Saturday Art: Thomas Eakins
In the early 20th century, Thomas Eakins took the course of realism and produced a body of work that represents the life of that era in the U.S. He was an educator and painter who drew subjects from everyday life in his large body of productive work.
For the length of his professional career, from the early 1870s until his health began to fail some 40 years later, Eakins worked exactingly from life, choosing as his subject the people of his hometown ofPhiladelphia. He painted several hundred portraits, usually of friends, family members, or prominent people in the arts, sciences, medicine, and clergy. Taken en masse, the portraits offer an overview of the intellectual life of Philadelphia in the late 19th and early 20th centuries; individually, they are incisive depictions of thinking persons.
In addition, Eakins produced a number of large paintings which brought the portrait out of the drawing room and into the offices, streets, parks, rivers, arenas, and surgical amphitheaters of his city. These active outdoor venues allowed him to paint the subject which most inspired him: the nude or lightly clad figure in motion. In the process he could model the forms of the body in full sunlight, and create images of deep space utilizing his studies in perspective. Eakins also took a keen interest in the new technologies of motion photography, a field in which he is now seen as an innovator.
No less important in Eakins’ life was his work as a teacher. As an instructor he was a highly influential presence in American art. The difficulties which beset him as an artist seeking to paint the portrait and figure realistically were paralleled and even amplified in his career as an educator, where behavioral and sexual scandals truncated his success and damaged his reputation.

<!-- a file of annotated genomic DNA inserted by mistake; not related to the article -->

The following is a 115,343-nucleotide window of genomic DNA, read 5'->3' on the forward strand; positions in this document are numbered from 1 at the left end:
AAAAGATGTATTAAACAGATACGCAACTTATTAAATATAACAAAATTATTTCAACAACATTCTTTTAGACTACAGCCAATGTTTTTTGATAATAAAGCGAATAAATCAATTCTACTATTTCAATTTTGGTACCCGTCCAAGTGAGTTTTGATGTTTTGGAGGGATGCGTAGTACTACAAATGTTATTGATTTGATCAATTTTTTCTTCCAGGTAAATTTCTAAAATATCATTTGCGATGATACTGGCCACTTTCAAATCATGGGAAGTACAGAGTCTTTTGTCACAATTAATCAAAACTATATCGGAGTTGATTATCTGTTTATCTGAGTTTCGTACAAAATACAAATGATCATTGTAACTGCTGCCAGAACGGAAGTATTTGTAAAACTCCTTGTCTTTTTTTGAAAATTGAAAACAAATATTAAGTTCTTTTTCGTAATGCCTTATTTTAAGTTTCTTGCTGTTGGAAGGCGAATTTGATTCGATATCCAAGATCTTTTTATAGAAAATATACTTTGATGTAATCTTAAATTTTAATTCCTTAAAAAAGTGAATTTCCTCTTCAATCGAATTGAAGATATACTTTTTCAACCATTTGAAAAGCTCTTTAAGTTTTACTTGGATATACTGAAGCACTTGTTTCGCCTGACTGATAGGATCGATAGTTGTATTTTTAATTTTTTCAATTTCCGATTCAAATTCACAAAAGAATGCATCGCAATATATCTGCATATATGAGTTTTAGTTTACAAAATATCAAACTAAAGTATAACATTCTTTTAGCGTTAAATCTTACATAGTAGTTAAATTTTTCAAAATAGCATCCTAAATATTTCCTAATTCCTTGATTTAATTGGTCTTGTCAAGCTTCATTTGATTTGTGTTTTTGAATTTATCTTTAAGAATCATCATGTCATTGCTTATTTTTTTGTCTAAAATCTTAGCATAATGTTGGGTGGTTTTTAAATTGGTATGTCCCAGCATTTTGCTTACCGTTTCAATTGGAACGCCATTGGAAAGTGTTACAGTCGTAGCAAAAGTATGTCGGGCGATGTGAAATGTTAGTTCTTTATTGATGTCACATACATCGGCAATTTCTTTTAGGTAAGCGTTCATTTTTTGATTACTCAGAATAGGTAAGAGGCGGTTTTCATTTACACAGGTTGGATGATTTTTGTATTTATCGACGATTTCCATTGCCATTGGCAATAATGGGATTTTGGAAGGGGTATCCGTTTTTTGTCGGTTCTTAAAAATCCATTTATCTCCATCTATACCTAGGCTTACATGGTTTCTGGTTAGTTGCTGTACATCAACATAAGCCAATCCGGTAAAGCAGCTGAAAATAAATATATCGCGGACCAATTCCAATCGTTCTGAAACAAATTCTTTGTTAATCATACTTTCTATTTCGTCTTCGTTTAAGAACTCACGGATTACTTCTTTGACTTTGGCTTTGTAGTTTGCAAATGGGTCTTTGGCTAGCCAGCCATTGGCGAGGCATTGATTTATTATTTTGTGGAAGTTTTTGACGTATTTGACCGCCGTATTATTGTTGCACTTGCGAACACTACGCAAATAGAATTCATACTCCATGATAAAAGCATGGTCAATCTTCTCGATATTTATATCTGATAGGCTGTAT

Eakins was a controversial figure whose work received little by way of official recognition during his lifetime. Since his death, he has been celebrated by American art historians as “the strongest, most profound realist in nineteenth- and early-twentieth-century American art”.
The line between impartiality and questionable behavior was a thin one. When a female student, Amelia Van Buren, asked about the movement of the pelvis, Eakins invited her to his studio, where he undressed and “gave her the explanation as I could not have done by words only”. Such incidents, coupled with the ambitions of his younger associates to oust him and take over the school themselves, created tensions between him and the Academy’s board of directors. He was ultimately forced to resign in 1886, for removing the loincloth of a male model in a class where female students were present.
The dismissal was a major setback for Eakins. His family was split, with his in-laws siding against him in public dispute. He struggled to protect his name against rumors and false charges, had bouts of ill health, and suffered a humiliation which he felt for the rest of his life. Eakins’ popularity amongst the students was such that a number of them broke with the Academy and formed the Art Students’ League of Philadelphia(1886-1893), where Eakins subsequently instructed.
Eakins portraits show us our recent past in great measure, with a subdued and impressive depth. His insistence on the representation of actual and real subjects gave him difficulties, but was his great strength.
(Picture below courtesy of Darren and Brad at flickr.com.)
(Picture below courtesy of Miguel Drake-McLaughlin at flickr.com.)